The municipal bond market continues to view outspoken analyst Meredith Whitney as an unwelcome guest at a private party.
As much as the industry would like to see her focus her attention and sensational comments elsewhere, she refuses to leave the muni market alone.
“I do think she is an element that won't go away, but there is nothing new that she is bringing up,” said James Colby, a senior muni bond strategist at Van Eck Global.
Ms. Whitney's most recent jab at the muni market came a week ago when the independent equity analyst and founder of Meredith Whitney Advisory Group LLC delivered a keynote address at an industry conference and essentially doubled down on earlier predictions of problems for muni bonds.
“People who don't like the taxes in one state will move to another state, and that creates the negative-feedback loop from hell, and something has got to give,” she said during her presentation at the Investment Management Consultants Association's annual conference in Seattle. “This is just the beginning, and this stuff will take a long time to play out.”
Ms. Whitney first upset the muni bond market apple cart during a December 2010 interview on “60 Minutes” in which she predicted imminent and sweeping defaults across the $3.7 trillion market.
Although the bold call got plenty of attention and rattled the muni bond world, which is made up mostly of individual investors, the bearish forecast didn't come to pass.
When asked about the 2010 call last week, Ms. Whitney dialed back a bit and admitted that she never intended to make such big news during that television interview.
“I first published the research from that [December] "60 Minutes' interview in September,” she said. “That was an hour-and-a-half interview, and it was not my intention to make any calls on the show, and I didn't expect it to resonate as much as it did.”
In terms of whether her call on the muni market was premature or exaggerated, Ms. Whitney said: “I said people would have to worry about it in 12 months because the stimulus money was running out.”
Even now, she still isn't backing down on her pessimistic view of the level of risk that she sees in the muni market.
“The investment side of the issue is, the demographic landscape of the United States is changing before our eyes, and this is what is important for the next 25 years,” Ms. Whitney said.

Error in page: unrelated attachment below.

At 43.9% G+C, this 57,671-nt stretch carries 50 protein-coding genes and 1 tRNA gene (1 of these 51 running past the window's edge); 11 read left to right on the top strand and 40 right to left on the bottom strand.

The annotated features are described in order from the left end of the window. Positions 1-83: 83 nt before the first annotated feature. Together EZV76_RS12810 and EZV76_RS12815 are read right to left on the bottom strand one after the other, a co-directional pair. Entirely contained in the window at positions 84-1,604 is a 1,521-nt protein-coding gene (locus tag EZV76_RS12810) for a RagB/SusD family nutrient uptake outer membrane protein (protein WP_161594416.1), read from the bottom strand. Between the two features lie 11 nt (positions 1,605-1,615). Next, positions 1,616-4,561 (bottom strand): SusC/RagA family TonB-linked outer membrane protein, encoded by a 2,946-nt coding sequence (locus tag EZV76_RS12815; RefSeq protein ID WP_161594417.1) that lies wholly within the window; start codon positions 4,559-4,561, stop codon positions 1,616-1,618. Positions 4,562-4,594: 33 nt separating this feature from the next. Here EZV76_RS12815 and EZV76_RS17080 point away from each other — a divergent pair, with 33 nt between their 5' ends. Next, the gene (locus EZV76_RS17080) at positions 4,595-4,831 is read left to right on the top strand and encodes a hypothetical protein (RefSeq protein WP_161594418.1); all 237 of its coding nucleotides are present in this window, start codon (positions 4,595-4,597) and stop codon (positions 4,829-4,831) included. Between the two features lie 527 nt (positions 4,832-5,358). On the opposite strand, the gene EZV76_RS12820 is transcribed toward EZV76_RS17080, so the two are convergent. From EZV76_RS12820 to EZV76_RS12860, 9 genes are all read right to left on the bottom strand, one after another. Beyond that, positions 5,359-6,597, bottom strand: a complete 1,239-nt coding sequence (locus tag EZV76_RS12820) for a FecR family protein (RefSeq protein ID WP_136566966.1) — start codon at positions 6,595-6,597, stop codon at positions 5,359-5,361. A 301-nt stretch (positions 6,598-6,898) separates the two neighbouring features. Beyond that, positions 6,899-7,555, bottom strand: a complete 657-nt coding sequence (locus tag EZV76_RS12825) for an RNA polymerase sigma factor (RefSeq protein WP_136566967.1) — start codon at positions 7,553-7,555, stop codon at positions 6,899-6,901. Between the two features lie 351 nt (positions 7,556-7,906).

Ms. Whitney, who has a book coming out next month, often refers to herself as “an equity gal,” a point that isn't lost on those in the fixed-income industry.
“If you're trying to sell books and you want to force people out of bonds and into stocks, well, then, I guess there is some benefit to her calls for alarm,” said Ronald Bernardi, a muni bond trader and president of Bernardi Securities Inc.
“There are clearly weak credits in the municipal bond markets, just like there are weak corporate credits and weak household credits, but I don't see any reason to believe there is Armageddon befalling the muni bond market,” he said. “Short of a cataclysmic financial collapse in this country, I don't see anything like that happening to municipal bonds.”
From Ms. Whitney's perspective, the country can be divided between the central corridor states, where the local economies tend to be stronger, and the coastal states, where things are bad and getting worse.
Specifically, she is leery of the so-called sand states, including Arizona, California, Florida and Nevada, where local budgets have been hit hardest by collapsing housing markets.
“When housing started to decline, the banks had to pull credit lines in the sand states, and those economies were tied to real estate,” Ms. Whitney said.
“Right now, unemployment is more than twice as high on the coasts as it is in the central corridor, and [gross domestic product] in the central-corridor states is in the high single digits, while it's sub-2% in the coastal states,” she said. “That's not going to get better anytime soon, and I think it's going to get worse.”
Ms. Whitney laid out an investment theme that involves digging deep into state and local budgets to determine where and how money will be spent over the next few decades.
Even if her points are interesting, most of those who spend their waking hours studying the muni bond market aren't impressed.
“I dare say that asset managers and investors are very aware of the impact that the recession has had on municipalities dealing with less revenues,” Mr. Colby said.
“In the municipal bond space, the mismanagement gets built into the pricing and valuation on a daily basis, and there's no hiding it,” he said. “This market is actively aware of what's going on.”